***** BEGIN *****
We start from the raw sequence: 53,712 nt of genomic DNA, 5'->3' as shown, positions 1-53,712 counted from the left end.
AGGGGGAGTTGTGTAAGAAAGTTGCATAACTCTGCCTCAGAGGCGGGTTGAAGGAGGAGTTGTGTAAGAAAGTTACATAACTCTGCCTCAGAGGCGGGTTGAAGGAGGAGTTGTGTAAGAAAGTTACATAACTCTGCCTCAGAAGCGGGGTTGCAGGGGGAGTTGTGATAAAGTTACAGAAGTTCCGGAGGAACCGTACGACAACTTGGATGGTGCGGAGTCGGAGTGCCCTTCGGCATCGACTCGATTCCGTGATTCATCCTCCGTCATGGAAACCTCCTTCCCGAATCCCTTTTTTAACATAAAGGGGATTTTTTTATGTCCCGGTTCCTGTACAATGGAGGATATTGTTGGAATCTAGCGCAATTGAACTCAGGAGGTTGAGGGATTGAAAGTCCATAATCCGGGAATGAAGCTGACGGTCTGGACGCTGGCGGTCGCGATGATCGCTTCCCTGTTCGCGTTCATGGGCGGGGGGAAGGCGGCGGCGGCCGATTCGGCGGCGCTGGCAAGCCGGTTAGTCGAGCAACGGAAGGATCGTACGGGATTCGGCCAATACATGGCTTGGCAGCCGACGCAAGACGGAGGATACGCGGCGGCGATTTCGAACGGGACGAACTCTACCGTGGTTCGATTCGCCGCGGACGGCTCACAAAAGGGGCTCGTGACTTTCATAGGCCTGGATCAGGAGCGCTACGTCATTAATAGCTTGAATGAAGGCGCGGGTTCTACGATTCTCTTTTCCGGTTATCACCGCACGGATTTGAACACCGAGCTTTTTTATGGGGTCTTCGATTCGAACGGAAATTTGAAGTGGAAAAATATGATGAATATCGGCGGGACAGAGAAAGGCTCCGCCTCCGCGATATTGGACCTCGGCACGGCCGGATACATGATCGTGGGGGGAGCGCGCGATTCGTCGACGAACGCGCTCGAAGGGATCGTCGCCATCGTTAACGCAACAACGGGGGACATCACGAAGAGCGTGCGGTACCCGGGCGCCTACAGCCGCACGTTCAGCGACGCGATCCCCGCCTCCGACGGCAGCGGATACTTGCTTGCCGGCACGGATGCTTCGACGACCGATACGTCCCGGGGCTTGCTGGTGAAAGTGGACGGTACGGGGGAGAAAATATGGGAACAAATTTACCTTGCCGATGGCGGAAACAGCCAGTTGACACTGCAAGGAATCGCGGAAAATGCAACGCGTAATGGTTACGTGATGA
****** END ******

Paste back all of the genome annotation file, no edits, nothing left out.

We start from the raw sequence: 53,712 nt of genomic DNA, 5'->3' as shown, positions 1-53,712 counted from the left end.
AGGGGGAGTTGTGTAAGAAAGTTGCATAACTCTGCCTCAGAGGCGGGTTGAAGGAGGAGTTGTGTAAGAAAGTTACATAACTCTGCCTCAGAGGCGGGTTGAAGGAGGAGTTGTGTAAGAAAGTTACATAACTCTGCCTCAGAAGCGGGGTTGCAGGGGGAGTTGTGATAAAGTTACAGAAGTTCCGGAGGAACCGTACGACAACTTGGATGGTGCGGAGTCGGAGTGCCCTTCGGCATCGACTCGATTCCGTGATTCATCCTCCGTCATGGAAACCTCCTTCCCGAATCCCTTTTTTAACATAAAGGGGATTTTTTTATGTCCCGGTTCCTGTACAATGGAGGATATTGTTGGAATCTAGCGCAATTGAACTCAGGAGGTTGAGGGATTGAAAGTCCATAATCCGGGAATGAAGCTGACGGTCTGGACGCTGGCGGTCGCGATGATCGCTTCCCTGTTCGCGTTCATGGGCGGGGGGAAGGCGGCGGCGGCCGATTCGGCGGCGCTGGCAAGCCGGTTAGTCGAGCAACGGAAGGATCGTACGGGATTCGGCCAATACATGGCTTGGCAGCCGACGCAAGACGGAGGATACGCGGCGGCGATTTCGAACGGGACGAACTCTACCGTGGTTCGATTCGCCGCGGACGGCTCACAAAAGGGGCTCGTGACTTTCATAGGCCTGGATCAGGAGCGCTACGTCATTAATAGCTTGAATGAAGGCGCGGGTTCTACGATTCTCTTTTCCGGTTATCACCGCACGGATTTGAACACCGAGCTTTTTTATGGGGTCTTCGATTCGAACGGAAATTTGAAGTGGAAAAATATGATGAATATCGGCGGGACAGAGAAAGGCTCCGCCTCCGCGATATTGGACCTCGGCACGGCCGGATACATGATCGTGGGGGGAGCGCGCGATTCGTCGACGAACGCGCTCGAAGGGATCGTCGCCATCGTTAACGCAACAACGGGGGACATCACGAAGAGCGTGCGGTACCCGGGCGCCTACAGCCGCACGTTCAGCGACGCGATCCCCGCCTCCGACGGCAGCGGATACTTGCTTGCCGGCACGGATGCTTCGACGACCGATACGTCCCGGGGCTTGCTGGTGAAAGTGGACGGTACGGGGGAGAAAATATGGGAACAAATTTACCTTGCCGATGGCGGAAACAGCCAGTTGACACTGCAAGGAATCGCGGAAAATGCAACGCGTAATGGTTACGTGATGA